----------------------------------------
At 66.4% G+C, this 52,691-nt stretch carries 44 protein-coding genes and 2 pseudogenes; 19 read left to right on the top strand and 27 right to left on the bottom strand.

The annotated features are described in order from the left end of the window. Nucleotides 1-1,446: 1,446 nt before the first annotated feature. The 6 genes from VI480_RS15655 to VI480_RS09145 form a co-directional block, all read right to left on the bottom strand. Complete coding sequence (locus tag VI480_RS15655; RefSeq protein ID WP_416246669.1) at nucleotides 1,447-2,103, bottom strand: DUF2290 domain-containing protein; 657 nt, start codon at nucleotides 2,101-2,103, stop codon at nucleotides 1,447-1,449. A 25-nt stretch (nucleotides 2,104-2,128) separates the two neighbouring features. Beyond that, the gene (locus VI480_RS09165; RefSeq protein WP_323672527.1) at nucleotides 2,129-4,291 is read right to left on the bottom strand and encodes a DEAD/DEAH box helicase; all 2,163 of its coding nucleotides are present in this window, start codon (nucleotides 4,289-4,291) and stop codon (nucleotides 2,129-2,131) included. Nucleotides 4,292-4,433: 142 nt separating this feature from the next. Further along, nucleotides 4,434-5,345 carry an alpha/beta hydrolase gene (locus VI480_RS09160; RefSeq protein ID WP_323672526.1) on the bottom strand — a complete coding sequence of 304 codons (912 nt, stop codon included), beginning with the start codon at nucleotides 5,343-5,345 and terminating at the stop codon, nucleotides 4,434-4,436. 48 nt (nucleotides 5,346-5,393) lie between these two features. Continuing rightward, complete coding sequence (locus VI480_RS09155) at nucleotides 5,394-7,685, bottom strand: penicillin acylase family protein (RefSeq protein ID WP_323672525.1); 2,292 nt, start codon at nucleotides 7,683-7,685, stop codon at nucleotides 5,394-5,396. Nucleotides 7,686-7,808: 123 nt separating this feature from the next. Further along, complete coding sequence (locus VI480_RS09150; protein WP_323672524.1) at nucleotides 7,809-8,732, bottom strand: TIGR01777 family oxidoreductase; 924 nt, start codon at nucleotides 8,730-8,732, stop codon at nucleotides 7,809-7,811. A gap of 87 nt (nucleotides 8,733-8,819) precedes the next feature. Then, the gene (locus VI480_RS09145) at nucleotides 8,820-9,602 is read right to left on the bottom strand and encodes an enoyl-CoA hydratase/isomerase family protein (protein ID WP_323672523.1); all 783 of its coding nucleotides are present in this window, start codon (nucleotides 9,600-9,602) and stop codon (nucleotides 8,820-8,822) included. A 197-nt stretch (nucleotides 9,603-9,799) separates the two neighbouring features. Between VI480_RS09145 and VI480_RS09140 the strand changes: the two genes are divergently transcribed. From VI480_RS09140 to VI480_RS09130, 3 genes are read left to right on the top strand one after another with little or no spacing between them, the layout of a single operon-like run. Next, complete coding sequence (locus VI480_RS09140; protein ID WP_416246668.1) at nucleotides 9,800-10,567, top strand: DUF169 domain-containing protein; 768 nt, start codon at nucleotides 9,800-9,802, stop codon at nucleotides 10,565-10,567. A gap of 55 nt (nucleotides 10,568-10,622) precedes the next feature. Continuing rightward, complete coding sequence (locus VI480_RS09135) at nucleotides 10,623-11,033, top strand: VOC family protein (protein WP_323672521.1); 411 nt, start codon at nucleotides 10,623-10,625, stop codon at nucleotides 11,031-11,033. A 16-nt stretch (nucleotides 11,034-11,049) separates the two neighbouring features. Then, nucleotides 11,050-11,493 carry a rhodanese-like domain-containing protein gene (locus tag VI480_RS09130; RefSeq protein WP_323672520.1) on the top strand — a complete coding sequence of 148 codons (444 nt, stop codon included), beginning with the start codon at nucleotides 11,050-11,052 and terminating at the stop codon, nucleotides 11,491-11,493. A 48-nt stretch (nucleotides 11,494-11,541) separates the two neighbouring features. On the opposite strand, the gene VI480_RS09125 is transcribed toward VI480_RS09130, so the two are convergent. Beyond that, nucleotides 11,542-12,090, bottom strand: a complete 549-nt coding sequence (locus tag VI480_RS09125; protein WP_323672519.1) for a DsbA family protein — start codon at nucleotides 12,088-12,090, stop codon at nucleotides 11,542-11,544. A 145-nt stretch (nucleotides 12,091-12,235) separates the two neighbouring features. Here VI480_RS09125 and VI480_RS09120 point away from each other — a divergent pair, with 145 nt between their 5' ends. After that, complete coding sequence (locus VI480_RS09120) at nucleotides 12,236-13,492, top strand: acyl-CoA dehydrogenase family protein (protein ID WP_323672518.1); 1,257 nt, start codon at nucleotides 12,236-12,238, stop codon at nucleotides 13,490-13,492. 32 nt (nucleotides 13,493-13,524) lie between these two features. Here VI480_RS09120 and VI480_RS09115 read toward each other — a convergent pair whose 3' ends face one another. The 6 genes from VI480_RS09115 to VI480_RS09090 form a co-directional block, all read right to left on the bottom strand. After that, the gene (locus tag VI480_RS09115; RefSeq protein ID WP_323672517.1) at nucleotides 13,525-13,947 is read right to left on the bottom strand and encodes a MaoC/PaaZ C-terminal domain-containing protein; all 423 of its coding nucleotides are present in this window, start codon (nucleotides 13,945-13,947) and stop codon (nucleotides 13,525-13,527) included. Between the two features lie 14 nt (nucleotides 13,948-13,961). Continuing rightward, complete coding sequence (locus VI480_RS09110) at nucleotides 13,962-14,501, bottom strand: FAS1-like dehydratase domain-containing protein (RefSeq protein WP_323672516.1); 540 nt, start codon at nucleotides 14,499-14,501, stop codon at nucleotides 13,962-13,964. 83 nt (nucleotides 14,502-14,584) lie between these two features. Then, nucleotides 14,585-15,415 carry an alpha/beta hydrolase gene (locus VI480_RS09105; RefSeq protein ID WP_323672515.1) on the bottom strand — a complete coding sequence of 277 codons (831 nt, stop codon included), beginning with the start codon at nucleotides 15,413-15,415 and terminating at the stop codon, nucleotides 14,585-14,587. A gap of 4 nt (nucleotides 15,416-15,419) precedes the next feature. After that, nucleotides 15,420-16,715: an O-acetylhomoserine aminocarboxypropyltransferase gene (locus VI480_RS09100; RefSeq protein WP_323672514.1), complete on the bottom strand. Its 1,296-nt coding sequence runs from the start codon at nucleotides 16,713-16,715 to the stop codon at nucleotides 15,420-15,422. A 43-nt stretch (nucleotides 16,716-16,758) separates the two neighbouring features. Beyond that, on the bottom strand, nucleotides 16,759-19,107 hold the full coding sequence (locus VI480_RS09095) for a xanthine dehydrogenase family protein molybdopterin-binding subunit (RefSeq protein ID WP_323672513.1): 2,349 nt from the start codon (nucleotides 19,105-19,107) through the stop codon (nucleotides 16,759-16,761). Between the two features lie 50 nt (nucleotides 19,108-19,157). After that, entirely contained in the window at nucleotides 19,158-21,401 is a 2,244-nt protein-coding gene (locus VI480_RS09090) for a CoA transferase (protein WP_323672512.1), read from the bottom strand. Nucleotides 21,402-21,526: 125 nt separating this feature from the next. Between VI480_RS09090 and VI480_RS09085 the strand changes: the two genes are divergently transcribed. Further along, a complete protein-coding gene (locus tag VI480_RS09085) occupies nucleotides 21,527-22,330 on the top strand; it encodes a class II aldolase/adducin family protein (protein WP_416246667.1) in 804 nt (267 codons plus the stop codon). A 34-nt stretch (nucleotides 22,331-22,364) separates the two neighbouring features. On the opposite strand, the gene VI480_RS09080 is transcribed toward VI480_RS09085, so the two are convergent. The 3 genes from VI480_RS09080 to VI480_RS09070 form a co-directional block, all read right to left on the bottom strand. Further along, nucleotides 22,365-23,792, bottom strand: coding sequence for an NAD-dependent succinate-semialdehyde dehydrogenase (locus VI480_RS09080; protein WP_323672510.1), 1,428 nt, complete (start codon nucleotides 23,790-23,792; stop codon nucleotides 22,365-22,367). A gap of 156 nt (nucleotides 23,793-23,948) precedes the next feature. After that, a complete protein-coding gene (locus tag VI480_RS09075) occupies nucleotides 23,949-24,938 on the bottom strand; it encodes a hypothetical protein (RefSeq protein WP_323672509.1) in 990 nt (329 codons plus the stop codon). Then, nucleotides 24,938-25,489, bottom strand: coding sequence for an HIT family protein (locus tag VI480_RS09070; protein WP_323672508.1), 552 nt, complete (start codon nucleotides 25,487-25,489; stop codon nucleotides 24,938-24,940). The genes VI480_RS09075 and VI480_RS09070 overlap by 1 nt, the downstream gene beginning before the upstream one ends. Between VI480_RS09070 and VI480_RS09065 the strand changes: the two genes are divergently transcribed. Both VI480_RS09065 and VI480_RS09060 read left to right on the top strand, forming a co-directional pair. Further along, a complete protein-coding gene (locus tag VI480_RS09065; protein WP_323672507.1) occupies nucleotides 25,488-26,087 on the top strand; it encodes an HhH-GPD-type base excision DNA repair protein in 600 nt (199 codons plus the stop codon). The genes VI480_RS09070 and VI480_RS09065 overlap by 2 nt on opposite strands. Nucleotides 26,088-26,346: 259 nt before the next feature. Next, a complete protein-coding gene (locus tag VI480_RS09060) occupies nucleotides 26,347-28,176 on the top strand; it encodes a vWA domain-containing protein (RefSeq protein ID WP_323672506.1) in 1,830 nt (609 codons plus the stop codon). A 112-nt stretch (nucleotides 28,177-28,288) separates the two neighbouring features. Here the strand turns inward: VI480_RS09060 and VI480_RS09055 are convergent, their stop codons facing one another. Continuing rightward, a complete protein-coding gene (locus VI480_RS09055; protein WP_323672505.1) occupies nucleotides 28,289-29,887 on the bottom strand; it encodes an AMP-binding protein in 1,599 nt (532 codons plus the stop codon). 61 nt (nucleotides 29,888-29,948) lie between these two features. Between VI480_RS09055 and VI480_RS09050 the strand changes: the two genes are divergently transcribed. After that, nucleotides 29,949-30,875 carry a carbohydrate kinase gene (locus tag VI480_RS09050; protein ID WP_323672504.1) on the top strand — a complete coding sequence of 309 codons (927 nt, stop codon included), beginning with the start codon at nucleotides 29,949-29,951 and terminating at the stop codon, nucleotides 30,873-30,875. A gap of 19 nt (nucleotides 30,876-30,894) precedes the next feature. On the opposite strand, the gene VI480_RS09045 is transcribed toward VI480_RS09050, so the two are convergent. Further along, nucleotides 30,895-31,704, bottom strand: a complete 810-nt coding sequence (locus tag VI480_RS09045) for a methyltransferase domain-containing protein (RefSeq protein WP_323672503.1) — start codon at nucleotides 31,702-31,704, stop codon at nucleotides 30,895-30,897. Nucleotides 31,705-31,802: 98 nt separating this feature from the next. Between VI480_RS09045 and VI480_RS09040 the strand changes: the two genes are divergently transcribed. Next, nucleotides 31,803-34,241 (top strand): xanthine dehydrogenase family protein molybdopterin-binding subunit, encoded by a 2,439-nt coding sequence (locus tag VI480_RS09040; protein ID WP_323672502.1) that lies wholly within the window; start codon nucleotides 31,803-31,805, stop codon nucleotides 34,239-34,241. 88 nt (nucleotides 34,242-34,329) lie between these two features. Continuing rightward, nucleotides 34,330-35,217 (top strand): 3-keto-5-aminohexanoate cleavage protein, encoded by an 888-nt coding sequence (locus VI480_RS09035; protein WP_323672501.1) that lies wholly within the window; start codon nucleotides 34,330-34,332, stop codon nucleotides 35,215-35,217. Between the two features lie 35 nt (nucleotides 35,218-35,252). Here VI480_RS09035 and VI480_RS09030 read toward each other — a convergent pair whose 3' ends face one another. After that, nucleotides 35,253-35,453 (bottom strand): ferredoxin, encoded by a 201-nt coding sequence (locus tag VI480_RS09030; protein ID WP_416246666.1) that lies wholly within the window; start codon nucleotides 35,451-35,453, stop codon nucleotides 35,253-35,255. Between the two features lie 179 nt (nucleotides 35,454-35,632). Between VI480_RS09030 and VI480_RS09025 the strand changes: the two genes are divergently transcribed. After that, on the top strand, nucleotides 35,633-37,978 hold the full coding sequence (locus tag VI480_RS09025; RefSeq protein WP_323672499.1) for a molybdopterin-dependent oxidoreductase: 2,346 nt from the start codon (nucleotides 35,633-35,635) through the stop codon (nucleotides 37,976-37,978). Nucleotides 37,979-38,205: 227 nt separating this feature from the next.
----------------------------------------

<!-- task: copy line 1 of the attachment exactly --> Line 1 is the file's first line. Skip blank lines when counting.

At 66.4% G+C, this 52,691-nt stretch carries 44 protein-coding genes and 2 pseudogenes; 19 read left to right on the top strand and 27 right to left on the bottom strand.